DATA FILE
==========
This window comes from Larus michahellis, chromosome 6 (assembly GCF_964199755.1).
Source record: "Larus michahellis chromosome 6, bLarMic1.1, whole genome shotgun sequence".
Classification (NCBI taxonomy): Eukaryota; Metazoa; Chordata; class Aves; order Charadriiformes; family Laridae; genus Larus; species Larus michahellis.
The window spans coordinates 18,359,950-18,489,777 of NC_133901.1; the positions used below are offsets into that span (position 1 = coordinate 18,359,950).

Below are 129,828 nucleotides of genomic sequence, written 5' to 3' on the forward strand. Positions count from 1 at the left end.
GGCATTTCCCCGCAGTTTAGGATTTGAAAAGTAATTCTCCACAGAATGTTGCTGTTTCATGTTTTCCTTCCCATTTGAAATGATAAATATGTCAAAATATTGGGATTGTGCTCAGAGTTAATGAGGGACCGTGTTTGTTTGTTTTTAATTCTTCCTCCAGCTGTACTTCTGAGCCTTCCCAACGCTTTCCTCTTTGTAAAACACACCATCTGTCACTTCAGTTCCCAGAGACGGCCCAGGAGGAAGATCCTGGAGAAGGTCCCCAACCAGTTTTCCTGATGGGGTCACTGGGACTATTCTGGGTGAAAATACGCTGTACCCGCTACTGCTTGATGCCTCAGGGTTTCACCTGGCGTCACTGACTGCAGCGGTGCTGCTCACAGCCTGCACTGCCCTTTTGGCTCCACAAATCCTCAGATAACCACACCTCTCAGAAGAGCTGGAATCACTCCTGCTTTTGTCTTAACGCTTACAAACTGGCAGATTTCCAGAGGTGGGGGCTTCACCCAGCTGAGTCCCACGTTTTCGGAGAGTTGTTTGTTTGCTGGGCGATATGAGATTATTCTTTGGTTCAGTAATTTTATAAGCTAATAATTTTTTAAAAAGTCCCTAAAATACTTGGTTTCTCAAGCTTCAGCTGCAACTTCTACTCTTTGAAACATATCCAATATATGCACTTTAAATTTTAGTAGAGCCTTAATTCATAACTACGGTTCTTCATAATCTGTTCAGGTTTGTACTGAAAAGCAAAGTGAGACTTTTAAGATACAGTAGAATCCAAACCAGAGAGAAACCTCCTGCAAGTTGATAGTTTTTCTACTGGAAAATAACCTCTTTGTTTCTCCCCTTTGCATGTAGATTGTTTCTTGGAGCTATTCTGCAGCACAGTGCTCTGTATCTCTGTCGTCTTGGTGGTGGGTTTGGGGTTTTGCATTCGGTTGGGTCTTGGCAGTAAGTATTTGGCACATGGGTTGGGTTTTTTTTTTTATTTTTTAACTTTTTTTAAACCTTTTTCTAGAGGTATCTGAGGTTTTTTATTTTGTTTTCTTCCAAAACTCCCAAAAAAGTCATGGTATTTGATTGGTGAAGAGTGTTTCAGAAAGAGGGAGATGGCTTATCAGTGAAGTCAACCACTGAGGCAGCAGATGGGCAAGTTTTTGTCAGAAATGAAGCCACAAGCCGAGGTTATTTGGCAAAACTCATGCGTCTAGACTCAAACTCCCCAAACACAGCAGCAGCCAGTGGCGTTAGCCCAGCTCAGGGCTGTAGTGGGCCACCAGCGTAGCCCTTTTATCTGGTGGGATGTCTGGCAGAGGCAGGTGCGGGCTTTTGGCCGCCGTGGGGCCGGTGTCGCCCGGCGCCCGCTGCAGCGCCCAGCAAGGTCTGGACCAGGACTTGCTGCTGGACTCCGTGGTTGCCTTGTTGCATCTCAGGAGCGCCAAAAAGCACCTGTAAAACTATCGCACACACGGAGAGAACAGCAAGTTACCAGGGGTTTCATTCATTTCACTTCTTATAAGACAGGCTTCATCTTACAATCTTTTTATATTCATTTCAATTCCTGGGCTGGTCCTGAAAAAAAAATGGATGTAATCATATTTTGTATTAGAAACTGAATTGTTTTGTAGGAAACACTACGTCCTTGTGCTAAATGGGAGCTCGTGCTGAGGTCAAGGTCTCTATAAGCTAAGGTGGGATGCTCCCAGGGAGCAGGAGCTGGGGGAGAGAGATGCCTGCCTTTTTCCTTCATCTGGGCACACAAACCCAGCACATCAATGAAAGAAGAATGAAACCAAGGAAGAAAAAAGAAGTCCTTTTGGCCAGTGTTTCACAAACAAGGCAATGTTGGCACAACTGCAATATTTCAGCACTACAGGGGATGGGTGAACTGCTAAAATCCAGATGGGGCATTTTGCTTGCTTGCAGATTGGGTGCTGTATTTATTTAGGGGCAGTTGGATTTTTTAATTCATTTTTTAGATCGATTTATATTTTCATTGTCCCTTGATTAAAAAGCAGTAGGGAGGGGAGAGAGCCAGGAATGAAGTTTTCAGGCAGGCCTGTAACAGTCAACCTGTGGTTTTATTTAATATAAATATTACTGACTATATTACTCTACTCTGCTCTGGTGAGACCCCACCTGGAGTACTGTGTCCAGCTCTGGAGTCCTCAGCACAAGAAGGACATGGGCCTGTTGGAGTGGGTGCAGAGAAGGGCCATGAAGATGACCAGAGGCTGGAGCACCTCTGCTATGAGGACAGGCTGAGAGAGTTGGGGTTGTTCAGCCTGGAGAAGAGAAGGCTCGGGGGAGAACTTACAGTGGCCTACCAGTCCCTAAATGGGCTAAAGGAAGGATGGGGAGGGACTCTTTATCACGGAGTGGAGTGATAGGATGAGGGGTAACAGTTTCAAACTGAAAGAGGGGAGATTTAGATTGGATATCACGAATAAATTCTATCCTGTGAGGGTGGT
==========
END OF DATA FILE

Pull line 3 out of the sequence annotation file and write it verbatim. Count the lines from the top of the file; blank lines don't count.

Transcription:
Classification (NCBI taxonomy): Eukaryota; Metazoa; Chordata; class Aves; order Charadriiformes; family Laridae; genus Larus; species Larus michahellis.